Improve midwifery services to save lives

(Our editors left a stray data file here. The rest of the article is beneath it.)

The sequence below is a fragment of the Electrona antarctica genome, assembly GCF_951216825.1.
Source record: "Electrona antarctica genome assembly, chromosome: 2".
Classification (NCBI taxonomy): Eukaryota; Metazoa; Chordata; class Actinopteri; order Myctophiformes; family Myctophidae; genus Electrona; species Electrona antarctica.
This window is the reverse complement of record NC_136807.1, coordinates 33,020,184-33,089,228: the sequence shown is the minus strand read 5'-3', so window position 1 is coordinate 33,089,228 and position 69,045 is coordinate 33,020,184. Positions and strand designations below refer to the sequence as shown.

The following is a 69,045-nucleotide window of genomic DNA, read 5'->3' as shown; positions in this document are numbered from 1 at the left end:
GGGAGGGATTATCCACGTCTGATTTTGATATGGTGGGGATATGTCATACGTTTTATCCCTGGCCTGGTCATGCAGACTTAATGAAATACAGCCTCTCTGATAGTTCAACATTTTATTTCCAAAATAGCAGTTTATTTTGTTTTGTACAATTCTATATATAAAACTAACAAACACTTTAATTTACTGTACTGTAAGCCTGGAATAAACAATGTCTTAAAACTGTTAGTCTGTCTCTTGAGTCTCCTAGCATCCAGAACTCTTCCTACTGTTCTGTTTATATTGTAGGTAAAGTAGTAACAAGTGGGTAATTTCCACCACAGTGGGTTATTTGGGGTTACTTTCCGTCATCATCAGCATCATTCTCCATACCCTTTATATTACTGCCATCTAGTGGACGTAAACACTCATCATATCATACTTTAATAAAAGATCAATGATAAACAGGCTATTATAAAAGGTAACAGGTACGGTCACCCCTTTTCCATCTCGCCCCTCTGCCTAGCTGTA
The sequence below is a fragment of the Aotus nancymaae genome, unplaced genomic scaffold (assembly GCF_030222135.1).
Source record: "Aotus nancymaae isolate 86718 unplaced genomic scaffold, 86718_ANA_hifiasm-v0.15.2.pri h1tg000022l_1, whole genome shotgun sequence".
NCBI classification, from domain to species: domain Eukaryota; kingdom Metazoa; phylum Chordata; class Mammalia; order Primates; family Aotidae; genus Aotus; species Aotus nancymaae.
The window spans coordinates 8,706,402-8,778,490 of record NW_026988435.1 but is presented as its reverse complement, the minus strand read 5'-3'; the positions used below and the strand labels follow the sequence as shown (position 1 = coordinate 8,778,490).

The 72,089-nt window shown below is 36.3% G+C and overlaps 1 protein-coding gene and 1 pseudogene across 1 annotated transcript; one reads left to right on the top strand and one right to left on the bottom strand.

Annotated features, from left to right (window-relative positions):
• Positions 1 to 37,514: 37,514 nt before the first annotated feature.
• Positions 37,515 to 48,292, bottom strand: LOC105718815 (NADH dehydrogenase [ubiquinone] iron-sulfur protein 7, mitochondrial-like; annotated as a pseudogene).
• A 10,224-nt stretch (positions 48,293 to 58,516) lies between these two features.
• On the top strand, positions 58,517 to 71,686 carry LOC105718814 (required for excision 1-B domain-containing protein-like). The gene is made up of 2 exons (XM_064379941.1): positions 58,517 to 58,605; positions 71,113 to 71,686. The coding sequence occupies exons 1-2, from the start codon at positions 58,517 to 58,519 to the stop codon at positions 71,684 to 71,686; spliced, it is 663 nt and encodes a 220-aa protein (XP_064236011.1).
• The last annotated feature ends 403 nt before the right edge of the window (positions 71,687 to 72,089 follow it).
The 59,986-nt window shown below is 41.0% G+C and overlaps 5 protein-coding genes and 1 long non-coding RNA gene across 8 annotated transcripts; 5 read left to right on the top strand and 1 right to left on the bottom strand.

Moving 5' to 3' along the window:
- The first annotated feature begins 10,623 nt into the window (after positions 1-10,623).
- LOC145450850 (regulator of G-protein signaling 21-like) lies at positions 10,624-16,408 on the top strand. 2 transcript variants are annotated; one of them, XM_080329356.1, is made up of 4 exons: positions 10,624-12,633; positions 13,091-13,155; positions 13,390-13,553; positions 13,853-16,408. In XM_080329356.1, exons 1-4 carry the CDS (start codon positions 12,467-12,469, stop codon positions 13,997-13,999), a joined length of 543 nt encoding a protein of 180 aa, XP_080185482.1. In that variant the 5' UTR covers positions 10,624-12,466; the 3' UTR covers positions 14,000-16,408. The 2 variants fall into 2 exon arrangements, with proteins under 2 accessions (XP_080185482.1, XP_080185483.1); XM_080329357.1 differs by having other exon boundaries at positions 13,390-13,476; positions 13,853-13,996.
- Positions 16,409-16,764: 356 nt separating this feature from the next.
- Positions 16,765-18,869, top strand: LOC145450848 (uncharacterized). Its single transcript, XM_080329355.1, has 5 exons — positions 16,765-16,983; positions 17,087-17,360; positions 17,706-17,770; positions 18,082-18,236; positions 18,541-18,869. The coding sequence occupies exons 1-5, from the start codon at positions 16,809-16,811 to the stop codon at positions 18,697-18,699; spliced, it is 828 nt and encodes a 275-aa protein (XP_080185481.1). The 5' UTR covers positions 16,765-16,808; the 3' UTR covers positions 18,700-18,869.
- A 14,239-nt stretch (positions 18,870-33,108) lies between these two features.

Midwives are very important people in any society. In South Sudan, we need them to save many lives; of new born babies, their mothers and even the fathers. Imagine how ruined the family would be if they lost their fully developed child before it is given chance to live after it has been delivered – after it successfully matured in the womb but meets its death at the hands of a poorly handled birth. Midwives are very significant; as is their role. They are professional and trained to assist in childbirth but they are found in hospitals or medical health centres so this leaves the women who are faced with abject poverty, long distance, conflicts and other obstacles which might hinder them from accessing medical assistance when in labour, which makes them and their children susceptible to complication or death. One concerned; women representative said, “it really hurts me that the road is too bad. If you are supposed to take this woman maybe because of birth complication, on the way she should have gotten tired already or might give birth on the way. The road is in bad condition and blocked by water especially when it rains” this is one thing that the ministry of health and of roads should highly consider. For the future of healthy and well-developed children, midwives should be fully supported socially, financially, recognize and celebrate them so that they are motivated to work to their best ability. Birth complications and infant mortality rates of the country are still as high as 59.737 despite a slight decrease from 60.894 in 2021 deaths per 1,000 live births but they can surely be mitigated. With only 8 midwives and the highest maternal death rate globally at the time of her independence, there has been an improvement but still more work needs to be done. Reports have indicated that many women do not receive professional assistance when giving birth in South Sudan, with only a quarter of the women population in Juba going to hospital during the time of labour. Poverty is the biggest cause of the low turn up of pregnant mothers in hospitals, in previous years; the government together with international and national partners has provided health services to train midwives so that maternal mortality and infant mortality deaths are prevented in the country.